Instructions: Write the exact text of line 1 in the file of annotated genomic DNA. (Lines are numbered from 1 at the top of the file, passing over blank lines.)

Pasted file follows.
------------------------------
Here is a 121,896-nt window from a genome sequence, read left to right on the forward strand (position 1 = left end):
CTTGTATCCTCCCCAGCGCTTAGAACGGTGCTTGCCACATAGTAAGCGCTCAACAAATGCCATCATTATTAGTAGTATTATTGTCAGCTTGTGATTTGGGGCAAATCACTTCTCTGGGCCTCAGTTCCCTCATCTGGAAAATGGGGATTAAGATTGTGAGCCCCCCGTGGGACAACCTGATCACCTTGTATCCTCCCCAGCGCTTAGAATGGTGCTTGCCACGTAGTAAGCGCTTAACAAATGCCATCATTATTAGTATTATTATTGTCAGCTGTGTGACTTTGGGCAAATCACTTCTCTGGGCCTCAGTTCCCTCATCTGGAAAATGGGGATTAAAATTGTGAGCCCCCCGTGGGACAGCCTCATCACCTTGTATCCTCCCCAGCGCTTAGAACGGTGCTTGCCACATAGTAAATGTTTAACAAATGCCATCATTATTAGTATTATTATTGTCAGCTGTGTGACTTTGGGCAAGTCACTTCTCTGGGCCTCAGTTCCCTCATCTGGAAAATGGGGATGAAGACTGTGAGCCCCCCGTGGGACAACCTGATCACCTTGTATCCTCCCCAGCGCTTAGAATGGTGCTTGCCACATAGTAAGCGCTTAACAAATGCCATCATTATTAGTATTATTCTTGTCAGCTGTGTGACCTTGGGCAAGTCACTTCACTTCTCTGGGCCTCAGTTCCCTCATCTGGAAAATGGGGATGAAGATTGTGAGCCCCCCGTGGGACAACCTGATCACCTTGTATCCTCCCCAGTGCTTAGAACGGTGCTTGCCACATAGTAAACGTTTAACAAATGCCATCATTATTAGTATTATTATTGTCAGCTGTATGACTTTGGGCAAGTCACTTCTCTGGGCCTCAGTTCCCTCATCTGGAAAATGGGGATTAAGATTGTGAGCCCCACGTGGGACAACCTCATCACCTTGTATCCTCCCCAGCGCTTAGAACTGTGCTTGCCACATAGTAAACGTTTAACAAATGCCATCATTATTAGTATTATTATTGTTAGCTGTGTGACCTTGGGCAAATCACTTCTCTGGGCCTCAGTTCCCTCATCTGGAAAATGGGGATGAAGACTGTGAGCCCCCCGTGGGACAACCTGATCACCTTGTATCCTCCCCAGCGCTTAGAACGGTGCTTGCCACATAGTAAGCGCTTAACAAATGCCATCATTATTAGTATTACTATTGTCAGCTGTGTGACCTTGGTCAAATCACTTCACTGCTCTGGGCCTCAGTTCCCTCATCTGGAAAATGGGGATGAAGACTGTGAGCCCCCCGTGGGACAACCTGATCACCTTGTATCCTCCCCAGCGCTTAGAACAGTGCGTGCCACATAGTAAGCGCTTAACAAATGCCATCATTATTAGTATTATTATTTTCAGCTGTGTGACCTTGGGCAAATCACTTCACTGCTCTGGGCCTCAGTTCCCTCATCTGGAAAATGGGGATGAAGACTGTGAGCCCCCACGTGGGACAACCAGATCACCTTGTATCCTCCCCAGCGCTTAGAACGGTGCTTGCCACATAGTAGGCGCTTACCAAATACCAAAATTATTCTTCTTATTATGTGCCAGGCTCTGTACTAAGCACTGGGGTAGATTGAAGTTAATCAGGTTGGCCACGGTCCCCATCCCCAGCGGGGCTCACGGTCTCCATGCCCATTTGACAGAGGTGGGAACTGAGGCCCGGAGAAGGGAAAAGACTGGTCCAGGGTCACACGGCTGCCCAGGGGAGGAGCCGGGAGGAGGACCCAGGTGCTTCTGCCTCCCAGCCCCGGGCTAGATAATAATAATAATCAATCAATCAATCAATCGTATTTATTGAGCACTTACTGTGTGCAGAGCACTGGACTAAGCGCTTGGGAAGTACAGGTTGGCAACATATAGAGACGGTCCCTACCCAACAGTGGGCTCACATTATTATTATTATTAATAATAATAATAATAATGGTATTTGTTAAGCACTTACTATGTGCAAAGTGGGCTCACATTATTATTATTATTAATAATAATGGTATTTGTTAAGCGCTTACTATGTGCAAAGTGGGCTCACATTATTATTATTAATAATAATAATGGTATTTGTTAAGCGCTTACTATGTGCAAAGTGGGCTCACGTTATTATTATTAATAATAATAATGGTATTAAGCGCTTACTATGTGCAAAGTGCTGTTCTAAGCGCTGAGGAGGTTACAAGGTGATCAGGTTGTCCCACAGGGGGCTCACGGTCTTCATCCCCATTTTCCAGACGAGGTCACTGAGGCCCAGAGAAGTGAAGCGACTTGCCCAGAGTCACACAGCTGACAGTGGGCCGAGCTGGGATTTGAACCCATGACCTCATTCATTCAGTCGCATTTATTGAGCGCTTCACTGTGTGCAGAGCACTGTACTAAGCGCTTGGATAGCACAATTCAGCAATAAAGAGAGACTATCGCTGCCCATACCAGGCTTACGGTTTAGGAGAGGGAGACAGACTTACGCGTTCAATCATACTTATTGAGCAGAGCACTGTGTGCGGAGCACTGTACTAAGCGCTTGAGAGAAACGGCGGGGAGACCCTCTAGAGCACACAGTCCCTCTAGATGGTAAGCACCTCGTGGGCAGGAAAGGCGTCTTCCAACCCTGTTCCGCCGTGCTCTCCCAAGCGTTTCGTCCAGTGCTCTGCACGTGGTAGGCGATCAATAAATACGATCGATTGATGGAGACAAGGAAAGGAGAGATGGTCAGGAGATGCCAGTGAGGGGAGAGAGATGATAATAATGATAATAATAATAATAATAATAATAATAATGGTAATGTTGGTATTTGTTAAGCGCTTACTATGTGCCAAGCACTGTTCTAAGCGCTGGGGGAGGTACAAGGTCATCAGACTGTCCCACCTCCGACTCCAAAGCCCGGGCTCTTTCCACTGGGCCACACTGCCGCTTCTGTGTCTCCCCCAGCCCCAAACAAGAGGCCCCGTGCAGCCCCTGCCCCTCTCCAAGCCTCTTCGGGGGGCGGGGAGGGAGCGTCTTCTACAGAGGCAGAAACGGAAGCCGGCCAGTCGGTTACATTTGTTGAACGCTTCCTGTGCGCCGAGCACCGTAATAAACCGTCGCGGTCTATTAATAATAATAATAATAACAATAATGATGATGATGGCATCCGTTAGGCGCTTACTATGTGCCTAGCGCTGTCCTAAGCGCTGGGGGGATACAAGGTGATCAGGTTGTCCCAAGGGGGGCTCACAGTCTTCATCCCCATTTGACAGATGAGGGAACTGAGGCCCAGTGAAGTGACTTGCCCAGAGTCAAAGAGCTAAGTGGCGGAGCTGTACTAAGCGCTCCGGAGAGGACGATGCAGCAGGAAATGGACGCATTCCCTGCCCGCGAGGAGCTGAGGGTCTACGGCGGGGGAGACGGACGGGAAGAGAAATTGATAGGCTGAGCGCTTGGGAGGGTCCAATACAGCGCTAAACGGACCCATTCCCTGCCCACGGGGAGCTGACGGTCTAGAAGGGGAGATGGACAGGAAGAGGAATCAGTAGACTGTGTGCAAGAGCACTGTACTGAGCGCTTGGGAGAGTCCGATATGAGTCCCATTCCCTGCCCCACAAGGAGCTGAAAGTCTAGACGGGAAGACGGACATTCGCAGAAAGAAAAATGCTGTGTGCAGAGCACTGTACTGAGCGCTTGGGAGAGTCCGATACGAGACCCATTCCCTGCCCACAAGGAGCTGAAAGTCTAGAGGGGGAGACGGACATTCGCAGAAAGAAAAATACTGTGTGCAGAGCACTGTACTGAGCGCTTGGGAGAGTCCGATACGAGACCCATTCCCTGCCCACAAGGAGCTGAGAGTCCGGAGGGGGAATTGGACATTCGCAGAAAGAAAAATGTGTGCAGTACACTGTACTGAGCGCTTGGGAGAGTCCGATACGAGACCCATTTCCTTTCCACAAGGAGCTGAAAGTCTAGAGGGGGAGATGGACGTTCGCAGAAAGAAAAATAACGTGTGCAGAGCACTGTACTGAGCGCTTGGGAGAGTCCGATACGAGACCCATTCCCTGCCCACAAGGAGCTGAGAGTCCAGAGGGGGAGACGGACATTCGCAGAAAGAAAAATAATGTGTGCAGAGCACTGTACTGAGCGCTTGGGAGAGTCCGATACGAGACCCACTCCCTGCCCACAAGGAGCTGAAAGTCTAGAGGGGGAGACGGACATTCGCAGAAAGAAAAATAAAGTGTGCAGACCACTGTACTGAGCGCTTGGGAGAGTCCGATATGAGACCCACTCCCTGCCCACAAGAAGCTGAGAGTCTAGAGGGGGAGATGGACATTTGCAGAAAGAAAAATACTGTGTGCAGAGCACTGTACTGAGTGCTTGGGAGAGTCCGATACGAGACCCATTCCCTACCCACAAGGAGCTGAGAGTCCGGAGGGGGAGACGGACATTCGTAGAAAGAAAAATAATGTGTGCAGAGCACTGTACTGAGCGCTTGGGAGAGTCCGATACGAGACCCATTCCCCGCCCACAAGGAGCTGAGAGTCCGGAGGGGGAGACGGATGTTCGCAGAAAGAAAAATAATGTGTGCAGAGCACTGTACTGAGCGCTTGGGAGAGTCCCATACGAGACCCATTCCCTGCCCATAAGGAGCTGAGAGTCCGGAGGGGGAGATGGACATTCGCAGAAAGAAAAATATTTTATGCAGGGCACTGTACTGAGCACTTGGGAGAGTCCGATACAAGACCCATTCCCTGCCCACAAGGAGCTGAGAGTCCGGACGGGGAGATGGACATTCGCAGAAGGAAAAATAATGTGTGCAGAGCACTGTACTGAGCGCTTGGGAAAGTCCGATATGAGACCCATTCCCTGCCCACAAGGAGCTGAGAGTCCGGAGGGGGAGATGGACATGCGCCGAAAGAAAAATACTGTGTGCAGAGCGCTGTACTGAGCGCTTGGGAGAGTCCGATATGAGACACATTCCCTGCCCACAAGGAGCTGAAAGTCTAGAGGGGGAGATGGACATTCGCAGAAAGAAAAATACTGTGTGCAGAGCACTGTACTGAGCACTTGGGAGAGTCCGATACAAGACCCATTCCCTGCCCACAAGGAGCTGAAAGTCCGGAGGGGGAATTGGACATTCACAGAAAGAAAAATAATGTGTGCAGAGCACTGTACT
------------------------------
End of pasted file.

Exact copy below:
Here is a 121,896-nt window from a genome sequence, read left to right on the forward strand (position 1 = left end):